It hasn’t always been that way. Prior to the mid-1990s, Congress was a place where Democrats and Republicans worked together. For decades, the Democrats had the majority, but the focus was on the task at hand, and the measure of success was on the quality, and quantity, of legislation that was debated and passed. Both parties recognized the need to work together in order to get legislation passed. By cooperating, both sides could incorporate changes important to their particular base. It wasn’t about winning or losing, it was all about getting things done. As Harry Truman famously said, “It’s amazing what you can accomplish when you do not care who gets the credit.”
What changed, and why?
In his book “Leaders Eat Last,” author Simon Sinek describes how, prior to the mid-1990s, Members of Congress were encouraged to move their families to Washington and spent much of their time there. There they existed in their own small world, their kids attended the same schools, and they worshipped at the same churches. So while they debated tooth and nail on policy by day, their attended the same school concerts, backyard barbecues and cocktail parties by night. Friendships formed, many that crossed party lines. While there were the inevitable political differences, there was a level of mutual trust and respect even between political adversaries, and this cooperation ensured that Congress actually worked.
But Republican leaders of the mid-1990s grew frustrated with the Democrats’ long string of majorities and decided to make a series of sweeping changes to the way things were done in Washington. Cooperation was out, control was in. The focus shifted from “getting things done” to “winning the next election”. One of the key changes was a greater emphasis on fundraising. This meant Congressmen now spent the vast majority of their time in their home districts, and much less time in Washington. They would fly in Tuesday morning, sit for parts of three days, and return to their districts Thursday evening. As a result, most left their families at home, and the opportunity to form relationships of trust and mutual respect with members of other parties disappeared. The desire to win supplanted the desire to serve.
How many of you have heard people lament, “I wish politicians weren’t just worried about winning the next election”? I know I certainly have. And I get it, in the political world, is important.
But we have to remind ourselves that the vast majority of the population, the people we are elected to serve, don’t live in the political world. They live in the real world. They live in a world where every conversation does not turn to confrontation, where common solutions are sought, where there is give and take, and where plans are made that extend beyond the next election cycle. And because they don’t see those behaviors in our political world, many have grown frustrated, disillusioned, and disconnected from our world.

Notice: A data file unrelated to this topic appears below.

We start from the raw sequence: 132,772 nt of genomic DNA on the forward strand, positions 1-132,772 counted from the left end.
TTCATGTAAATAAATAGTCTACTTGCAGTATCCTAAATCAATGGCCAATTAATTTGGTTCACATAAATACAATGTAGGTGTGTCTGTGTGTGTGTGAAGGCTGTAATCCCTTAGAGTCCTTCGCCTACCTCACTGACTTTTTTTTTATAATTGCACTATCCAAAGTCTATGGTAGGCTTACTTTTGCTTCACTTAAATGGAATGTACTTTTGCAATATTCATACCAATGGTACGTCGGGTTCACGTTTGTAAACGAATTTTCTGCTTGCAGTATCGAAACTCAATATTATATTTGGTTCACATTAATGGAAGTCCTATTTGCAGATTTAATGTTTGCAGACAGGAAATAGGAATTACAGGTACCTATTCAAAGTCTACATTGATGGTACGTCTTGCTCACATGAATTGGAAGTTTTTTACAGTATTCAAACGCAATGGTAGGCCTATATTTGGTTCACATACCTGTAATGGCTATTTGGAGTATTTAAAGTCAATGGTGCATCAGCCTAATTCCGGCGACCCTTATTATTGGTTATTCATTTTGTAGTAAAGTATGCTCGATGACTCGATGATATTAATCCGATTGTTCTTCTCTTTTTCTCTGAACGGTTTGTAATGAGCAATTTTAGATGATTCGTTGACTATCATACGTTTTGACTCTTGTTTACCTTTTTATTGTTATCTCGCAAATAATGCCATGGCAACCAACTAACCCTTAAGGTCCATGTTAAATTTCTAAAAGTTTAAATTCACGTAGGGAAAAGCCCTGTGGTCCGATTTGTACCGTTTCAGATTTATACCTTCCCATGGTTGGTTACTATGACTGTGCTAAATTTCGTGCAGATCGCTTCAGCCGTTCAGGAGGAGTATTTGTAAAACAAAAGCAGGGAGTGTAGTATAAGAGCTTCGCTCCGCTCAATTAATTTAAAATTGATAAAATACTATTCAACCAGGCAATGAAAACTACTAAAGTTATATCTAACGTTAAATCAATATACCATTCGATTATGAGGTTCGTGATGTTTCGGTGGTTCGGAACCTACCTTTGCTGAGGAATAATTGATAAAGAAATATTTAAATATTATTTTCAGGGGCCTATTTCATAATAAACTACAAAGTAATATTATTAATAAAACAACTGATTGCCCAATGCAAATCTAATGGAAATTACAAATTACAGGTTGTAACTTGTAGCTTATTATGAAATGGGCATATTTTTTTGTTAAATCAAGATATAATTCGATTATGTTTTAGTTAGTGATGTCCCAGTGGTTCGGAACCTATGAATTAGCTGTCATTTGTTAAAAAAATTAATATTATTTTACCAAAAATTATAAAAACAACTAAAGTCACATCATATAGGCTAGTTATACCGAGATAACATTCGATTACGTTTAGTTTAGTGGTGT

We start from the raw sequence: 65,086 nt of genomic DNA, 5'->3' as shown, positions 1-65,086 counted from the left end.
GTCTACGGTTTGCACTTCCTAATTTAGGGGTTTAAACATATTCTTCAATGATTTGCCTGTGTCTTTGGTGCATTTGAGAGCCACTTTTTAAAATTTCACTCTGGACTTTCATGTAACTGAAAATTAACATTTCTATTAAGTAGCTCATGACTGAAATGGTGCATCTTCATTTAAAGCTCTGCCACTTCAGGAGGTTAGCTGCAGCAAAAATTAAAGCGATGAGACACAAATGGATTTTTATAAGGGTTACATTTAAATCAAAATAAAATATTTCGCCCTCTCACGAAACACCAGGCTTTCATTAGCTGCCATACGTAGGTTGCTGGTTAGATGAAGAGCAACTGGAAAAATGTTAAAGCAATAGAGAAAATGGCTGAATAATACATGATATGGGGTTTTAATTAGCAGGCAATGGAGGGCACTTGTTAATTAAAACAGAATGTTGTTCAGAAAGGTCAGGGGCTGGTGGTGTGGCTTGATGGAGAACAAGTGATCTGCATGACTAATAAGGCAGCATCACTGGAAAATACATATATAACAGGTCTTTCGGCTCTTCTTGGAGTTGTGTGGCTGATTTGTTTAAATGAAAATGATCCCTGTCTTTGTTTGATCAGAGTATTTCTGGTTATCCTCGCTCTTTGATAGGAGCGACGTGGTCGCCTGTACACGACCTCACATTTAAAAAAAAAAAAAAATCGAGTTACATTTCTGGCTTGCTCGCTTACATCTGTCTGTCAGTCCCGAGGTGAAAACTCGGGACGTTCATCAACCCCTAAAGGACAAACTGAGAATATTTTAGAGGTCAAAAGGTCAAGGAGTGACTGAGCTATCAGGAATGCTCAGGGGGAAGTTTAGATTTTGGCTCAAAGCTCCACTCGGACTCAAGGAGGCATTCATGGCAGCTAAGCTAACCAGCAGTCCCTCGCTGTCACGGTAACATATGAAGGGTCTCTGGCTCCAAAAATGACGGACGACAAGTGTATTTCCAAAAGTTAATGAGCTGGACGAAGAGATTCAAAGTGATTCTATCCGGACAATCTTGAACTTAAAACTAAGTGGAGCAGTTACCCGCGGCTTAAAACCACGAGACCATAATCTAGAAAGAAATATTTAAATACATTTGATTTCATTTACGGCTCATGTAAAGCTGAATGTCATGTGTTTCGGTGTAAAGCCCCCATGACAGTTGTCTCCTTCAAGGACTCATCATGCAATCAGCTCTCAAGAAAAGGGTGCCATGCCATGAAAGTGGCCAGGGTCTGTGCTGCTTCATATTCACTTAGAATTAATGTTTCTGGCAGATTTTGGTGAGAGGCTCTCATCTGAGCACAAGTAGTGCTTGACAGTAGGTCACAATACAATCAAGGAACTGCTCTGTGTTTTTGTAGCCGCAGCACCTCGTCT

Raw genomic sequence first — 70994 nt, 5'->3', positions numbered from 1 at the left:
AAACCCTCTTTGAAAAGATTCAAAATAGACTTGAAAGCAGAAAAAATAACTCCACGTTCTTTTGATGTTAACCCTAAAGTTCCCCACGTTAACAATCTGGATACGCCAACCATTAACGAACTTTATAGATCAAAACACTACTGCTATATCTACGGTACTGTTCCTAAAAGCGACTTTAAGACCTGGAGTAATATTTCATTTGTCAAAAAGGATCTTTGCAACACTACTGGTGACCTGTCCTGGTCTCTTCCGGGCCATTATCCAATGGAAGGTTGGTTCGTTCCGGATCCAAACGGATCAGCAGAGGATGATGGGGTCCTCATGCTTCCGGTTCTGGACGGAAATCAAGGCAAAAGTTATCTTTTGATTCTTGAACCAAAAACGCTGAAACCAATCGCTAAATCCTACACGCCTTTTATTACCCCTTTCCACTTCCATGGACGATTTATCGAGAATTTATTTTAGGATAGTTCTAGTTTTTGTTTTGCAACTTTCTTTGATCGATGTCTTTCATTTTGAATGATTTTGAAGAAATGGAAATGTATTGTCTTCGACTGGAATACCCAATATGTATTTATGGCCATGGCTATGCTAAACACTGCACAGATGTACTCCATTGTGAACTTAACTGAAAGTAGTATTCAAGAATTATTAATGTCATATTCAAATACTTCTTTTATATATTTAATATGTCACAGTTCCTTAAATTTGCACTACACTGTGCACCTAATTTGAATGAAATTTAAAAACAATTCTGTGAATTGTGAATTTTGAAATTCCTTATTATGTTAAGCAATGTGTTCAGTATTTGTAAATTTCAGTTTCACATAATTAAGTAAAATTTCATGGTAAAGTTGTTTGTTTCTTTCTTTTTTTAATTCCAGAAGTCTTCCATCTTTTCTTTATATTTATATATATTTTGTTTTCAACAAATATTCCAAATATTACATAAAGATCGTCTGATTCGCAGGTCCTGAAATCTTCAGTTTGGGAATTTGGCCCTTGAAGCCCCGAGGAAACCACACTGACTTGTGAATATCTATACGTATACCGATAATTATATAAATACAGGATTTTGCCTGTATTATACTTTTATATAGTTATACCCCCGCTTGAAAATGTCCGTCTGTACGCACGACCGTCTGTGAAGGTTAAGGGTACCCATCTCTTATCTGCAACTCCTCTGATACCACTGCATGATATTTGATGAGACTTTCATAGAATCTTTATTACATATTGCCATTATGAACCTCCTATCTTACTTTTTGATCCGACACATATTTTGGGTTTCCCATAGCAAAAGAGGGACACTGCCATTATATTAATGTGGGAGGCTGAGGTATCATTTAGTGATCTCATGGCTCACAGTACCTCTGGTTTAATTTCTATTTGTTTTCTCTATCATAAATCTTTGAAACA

One of my favorite quotes is from American author, theologian and abolitionist Henry Freeman Clarke. “A politicians thinks about the next election—a statesman, of the next generation.”
Given that choice, whom do you think our constituents would elect?
There are real and tangible consequences to this shift to hyperpartisanship in our legislatures. The level of disillusionment and disconnection people feel towards their representatives is deeply concerning. The political world, what they see in newscasts, on YouTube or other social media platforms, is simply not reflective of their real world. Normal human beings don’t behave this way, and they don’t treat colleagues the way we do.
Remember that Grade 6 class? Is it any wonder that younger voters, millennials like my two sons and their circle of friends, feel completed disconnected from the political world. Political parties spend huge amounts of time and money in an attempt to engage younger voters without ever pausing to ask what caused them to become disengaged in the first place. As my professor at vet school used to remind us, “Any fool can see that horse is lame. You’re supposed to figure out why he’s lame.”
Our constituents see us hoarding political power instead of sharing it. Public elected office, once viewed as a noble pursuit, in now seen as a vehicle for selfish personal gain. This has yet another consequence: Who in their right mind would choose to participate in that environment? Not only is voter participation and interest declining, but interest in seeking elected office has also declined. I worry that this disproportionately discourages women from seeking elected office—in our province, when I see the vicious misogynist attacks leveled at former Premier Allison Redford, current Premier Rachel Notley, Ontario Premier Kathleen Wynne or many of my current colleagues, it’s no wonder that we need to make special efforts to increase the voice of women in our Legislatures.